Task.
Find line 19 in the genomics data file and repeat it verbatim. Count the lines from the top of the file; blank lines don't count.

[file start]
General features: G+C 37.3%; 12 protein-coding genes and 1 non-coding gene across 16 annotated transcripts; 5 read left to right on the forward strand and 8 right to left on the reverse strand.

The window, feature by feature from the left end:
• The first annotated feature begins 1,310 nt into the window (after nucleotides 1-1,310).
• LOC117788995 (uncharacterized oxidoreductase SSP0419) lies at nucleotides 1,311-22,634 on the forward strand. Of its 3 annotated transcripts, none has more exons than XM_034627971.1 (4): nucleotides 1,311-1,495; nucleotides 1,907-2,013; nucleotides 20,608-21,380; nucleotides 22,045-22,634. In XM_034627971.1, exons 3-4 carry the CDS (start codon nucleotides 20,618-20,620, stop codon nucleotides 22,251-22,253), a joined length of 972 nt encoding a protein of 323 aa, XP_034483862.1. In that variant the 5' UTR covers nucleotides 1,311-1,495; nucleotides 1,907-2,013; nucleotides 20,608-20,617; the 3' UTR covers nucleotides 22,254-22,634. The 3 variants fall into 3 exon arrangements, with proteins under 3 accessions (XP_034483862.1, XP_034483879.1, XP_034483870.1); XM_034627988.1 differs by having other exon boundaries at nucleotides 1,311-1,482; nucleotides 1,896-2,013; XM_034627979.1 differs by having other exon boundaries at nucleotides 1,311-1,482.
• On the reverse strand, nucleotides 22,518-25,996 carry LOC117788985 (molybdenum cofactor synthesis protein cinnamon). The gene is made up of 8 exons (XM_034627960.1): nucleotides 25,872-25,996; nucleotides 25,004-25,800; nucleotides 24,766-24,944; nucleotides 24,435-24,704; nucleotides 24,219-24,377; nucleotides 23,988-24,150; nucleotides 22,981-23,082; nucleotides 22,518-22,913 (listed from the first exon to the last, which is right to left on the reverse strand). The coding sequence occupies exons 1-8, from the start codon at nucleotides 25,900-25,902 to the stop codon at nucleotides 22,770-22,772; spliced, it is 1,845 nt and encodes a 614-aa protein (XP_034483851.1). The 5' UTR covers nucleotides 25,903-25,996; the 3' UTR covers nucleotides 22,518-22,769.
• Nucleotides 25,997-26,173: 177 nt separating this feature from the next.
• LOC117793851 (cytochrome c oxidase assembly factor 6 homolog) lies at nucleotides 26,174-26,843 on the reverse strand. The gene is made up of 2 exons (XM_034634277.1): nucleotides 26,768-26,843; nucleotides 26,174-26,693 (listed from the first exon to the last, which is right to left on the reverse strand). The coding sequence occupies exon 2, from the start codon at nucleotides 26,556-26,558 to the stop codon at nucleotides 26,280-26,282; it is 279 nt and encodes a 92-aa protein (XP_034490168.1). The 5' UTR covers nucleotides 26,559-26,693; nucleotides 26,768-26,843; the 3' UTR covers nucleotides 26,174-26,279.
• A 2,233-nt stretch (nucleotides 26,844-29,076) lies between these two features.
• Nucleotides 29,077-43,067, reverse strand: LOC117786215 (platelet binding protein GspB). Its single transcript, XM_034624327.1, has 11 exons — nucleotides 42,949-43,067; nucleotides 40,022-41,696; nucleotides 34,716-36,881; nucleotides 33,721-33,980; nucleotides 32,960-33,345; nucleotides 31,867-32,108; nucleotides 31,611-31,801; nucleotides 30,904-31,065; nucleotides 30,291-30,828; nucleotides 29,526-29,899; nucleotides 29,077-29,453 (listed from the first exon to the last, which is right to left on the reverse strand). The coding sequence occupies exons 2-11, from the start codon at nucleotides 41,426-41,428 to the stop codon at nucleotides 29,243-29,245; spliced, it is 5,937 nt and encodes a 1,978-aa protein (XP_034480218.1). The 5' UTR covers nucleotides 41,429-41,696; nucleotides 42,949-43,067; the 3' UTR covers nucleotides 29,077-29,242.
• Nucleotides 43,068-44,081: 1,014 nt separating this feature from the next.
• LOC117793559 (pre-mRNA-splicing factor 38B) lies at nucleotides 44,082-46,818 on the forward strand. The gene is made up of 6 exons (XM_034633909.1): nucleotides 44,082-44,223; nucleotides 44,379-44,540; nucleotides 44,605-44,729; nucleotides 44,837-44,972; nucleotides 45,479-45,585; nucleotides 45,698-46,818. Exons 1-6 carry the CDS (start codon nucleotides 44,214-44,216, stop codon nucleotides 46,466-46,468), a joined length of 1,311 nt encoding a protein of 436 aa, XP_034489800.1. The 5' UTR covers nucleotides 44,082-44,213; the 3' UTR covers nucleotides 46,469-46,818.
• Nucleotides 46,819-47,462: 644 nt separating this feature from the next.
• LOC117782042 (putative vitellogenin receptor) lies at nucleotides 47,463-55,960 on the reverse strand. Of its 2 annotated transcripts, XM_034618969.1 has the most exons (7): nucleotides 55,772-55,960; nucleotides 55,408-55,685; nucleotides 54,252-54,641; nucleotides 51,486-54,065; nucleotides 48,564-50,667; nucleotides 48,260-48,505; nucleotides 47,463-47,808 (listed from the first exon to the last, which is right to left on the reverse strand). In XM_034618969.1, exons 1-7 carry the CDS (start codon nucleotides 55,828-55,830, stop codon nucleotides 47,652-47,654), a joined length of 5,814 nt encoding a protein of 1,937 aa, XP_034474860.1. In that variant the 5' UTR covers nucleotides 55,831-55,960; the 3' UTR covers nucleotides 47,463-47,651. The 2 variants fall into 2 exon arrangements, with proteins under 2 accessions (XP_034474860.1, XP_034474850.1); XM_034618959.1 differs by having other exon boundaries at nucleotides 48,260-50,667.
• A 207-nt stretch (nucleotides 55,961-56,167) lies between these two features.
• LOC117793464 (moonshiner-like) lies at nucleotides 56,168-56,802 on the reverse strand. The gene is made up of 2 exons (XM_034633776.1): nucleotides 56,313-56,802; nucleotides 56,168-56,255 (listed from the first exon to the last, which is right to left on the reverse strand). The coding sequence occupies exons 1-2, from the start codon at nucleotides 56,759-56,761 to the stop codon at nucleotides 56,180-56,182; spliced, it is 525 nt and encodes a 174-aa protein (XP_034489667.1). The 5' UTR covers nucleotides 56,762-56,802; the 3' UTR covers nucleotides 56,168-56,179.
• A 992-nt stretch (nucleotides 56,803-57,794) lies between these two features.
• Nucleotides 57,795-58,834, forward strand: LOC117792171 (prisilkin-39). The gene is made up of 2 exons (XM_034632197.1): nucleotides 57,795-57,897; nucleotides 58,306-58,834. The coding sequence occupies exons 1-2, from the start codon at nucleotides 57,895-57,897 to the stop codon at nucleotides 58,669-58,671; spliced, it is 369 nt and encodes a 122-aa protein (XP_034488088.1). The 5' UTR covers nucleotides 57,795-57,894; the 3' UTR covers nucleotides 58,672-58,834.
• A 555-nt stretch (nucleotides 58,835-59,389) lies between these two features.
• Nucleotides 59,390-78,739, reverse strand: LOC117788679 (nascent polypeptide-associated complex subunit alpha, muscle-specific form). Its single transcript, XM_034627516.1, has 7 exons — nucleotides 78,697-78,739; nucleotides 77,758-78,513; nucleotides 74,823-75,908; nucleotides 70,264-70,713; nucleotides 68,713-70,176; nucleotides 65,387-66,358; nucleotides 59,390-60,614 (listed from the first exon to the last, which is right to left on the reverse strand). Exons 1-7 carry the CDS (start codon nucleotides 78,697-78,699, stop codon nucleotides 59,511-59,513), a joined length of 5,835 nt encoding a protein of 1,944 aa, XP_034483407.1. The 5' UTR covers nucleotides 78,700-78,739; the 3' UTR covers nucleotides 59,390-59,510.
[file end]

• Nucleotides 59,390-78,739, reverse strand: LOC117788679 (nascent polypeptide-associated complex subunit alpha, muscle-specific form). Its single transcript, XM_034627516.1, has 7 exons — nucleotides 78,697-78,739; nucleotides 77,758-78,513; nucleotides 74,823-75,908; nucleotides 70,264-70,713; nucleotides 68,713-70,176; nucleotides 65,387-66,358; nucleotides 59,390-60,614 (listed from the first exon to the last, which is right to left on the reverse strand). Exons 1-7 carry the CDS (start codon nucleotides 78,697-78,699, stop codon nucleotides 59,511-59,513), a joined length of 5,835 nt encoding a protein of 1,944 aa, XP_034483407.1. The 5' UTR covers nucleotides 78,700-78,739; the 3' UTR covers nucleotides 59,390-59,510.